At the MTV Video Music Awards, a pastor and descendant of Confederate General Robert E. Lee made an impassioned plea to the church and the nation to do "the sacred work of confronting white supremacy."

After speaking out against racism and white supremacy at the MTV Video Music Awards, Rev. Robert Lee IV, descendant of the Confederate general Robert E. Lee, is out of a job.

The 24-year-old former pastor of the Bethany United Church of Christ in Winston-Salem, North Carolina, took to the airwaves to announce that “as a pastor, it is my moral duty to speak out against racism — America’s original sin.”

Lee called on those “in privilege and power to confront racism and white supremacy head on” in the wake of the white supremacist riot in Charlottesville, Virginia.

He stood up against those who have idolized his namesake and praised the efforts of groups like the Women’s March and Black Lives Matter, as well as the late Heather Heyer, for their efforts in calling out and standing up to bigotry.

Lee’s comments were a bold and brave contrast with Donald Trump’s tepid denunciation of “violence on many sides,” that emboldened hate groups in the aftermath of the violence in Charlottesville.

But the resulting press coverage of Lee’s remarks has caused him to step down from his position at his church.

Lee confirmed that leaving was his own choice, but only after the church decided to vote on continuing his tenure, something he described as “deeply hurtful.”

He also called his decision an effort to avoid distraction from “the sacred work of confronting white supremacy.”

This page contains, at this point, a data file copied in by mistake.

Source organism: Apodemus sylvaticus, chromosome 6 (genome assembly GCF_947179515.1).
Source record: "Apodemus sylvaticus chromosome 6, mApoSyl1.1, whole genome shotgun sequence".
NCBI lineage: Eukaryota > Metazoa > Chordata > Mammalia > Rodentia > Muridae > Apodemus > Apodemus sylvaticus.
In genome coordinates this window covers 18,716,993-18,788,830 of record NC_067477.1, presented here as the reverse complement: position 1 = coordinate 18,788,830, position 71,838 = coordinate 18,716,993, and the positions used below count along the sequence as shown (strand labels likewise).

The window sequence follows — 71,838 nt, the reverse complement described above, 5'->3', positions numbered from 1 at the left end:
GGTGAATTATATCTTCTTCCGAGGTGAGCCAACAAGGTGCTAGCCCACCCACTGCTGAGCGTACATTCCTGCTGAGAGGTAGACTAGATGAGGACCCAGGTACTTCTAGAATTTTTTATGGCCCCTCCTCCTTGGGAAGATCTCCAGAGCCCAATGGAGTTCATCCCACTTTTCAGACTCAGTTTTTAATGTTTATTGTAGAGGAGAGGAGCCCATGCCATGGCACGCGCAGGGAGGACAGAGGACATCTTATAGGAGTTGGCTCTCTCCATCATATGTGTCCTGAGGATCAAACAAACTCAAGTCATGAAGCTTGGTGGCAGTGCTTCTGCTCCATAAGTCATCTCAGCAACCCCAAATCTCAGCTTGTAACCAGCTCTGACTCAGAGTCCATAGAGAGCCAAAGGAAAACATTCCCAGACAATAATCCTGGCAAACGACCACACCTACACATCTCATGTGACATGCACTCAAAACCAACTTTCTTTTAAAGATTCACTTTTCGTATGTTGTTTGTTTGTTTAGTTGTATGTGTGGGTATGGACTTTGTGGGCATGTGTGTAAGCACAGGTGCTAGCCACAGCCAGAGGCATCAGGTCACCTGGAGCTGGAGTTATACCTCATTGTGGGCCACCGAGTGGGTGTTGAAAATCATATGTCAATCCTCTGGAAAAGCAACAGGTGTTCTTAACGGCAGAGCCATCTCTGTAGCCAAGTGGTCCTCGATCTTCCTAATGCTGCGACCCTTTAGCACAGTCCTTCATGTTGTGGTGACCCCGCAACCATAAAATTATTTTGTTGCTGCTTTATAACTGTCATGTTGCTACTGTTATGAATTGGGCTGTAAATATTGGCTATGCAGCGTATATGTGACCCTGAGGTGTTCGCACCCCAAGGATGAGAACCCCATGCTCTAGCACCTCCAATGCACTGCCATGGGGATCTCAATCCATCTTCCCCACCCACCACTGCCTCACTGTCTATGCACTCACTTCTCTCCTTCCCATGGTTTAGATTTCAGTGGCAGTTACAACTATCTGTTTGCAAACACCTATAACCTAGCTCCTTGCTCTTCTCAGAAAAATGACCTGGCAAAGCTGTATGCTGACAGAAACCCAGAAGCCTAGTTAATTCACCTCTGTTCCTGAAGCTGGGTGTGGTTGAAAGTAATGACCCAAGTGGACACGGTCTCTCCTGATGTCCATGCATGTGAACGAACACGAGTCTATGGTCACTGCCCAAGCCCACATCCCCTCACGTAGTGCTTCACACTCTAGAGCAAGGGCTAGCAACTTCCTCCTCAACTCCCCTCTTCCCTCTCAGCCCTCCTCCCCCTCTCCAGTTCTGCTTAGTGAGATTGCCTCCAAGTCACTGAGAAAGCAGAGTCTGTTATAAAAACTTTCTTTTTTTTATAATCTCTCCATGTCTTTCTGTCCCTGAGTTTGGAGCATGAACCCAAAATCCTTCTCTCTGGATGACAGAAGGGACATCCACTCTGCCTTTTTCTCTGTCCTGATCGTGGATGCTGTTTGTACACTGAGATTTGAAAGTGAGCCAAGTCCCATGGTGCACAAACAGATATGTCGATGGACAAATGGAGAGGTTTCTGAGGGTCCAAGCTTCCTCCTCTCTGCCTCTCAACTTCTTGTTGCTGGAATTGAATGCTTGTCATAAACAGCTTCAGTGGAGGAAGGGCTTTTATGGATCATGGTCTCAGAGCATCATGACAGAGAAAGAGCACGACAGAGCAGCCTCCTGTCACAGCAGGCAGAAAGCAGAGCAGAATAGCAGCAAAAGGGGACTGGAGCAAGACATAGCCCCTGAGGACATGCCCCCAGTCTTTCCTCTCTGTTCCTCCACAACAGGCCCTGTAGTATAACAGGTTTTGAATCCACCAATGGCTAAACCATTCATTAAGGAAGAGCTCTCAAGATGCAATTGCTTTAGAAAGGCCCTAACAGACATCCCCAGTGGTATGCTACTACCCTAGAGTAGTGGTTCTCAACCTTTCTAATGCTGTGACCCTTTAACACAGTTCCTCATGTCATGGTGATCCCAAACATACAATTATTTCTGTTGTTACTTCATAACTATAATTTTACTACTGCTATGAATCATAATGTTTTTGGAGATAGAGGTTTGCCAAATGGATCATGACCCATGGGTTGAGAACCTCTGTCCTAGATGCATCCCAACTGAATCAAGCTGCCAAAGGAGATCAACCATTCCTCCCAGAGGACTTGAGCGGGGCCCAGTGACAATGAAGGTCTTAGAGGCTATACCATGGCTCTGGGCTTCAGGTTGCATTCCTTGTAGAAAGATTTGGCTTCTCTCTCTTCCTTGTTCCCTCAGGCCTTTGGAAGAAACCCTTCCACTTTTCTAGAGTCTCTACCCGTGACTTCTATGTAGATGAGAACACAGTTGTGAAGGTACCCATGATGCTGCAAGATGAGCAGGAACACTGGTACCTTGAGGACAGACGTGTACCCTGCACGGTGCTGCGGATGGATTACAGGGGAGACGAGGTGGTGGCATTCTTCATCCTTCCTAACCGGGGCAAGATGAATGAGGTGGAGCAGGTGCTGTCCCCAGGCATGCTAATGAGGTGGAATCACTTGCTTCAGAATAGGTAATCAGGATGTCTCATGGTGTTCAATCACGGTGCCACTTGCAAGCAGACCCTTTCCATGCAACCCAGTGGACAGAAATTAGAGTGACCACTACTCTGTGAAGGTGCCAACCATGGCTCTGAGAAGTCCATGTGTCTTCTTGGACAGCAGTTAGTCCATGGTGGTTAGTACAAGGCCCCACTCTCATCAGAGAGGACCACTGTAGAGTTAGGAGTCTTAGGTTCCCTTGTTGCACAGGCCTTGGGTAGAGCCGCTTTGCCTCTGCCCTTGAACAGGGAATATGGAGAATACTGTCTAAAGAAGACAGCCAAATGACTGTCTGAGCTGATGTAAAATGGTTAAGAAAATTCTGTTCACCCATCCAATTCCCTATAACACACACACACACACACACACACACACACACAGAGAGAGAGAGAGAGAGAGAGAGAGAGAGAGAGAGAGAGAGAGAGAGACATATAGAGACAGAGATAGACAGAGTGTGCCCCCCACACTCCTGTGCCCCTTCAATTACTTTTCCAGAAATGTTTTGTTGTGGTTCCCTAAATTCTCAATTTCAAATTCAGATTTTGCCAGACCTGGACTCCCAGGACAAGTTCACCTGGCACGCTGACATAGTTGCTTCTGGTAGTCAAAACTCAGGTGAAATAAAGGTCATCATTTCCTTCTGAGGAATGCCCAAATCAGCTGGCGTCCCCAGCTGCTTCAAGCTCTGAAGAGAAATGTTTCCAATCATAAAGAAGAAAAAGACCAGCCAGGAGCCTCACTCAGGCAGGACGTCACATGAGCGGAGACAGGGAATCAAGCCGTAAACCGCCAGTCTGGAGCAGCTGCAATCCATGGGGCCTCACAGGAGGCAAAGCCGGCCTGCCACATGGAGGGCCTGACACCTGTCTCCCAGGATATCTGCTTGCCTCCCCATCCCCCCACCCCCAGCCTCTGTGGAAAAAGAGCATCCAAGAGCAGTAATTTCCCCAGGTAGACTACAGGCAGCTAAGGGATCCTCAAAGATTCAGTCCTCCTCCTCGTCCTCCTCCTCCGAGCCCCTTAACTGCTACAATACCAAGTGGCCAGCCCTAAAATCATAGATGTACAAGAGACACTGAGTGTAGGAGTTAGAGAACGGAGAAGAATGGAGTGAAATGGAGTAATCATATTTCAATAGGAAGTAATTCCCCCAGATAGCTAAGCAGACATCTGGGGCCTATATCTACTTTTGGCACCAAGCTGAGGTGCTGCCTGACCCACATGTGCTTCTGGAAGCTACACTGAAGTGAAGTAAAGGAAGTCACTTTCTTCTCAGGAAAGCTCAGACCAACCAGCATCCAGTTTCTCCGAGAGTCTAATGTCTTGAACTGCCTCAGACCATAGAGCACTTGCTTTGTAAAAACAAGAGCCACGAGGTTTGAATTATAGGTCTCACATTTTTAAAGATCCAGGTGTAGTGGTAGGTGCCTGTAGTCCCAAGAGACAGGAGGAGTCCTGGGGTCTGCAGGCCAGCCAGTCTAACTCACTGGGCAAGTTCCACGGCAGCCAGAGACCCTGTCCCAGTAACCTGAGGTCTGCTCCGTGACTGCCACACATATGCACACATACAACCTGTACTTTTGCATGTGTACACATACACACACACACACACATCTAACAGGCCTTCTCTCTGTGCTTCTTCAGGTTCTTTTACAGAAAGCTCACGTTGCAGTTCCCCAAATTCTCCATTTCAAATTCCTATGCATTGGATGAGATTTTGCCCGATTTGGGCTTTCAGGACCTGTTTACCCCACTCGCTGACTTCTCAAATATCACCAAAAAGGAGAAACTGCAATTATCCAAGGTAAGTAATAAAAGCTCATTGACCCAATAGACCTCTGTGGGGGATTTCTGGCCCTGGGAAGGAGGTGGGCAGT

That a pastor should suffer any consequences for the decision to stand up for love and speak out against hate is a sad reality of life in Trump’s America.

Still, Lee’s courage is just one of many encouraging signs of resistance. While Trump encourages hate groups and the Republicans in Congress more or less go along with it, local and community leaders across our country have stepped up to fill the void.

From New Orleans Mayor Mitch Landrieu’s impassioned speech against confederate statues to Baltimore’s quick action removing their own monuments to the massive, peaceful demonstrations against hate speech in Boston, Pastor Lee joins a nationwide, grassroots movement against bigotry.

Trump can defend the supposedly “fine people” who took part in a white supremacist riot. He can pardon a sheriff who, in his own words, ran concentration camps to torture immigrants. He can hold a rally where he lashes out not against Nazis and the KKK, but rather the media and citizens of his own country who’d dare to criticize him.

But there are still good people fighting back, people like the young pastor from North Carolina, who will speak out for justice and fight back against hate — no matter the consequences.

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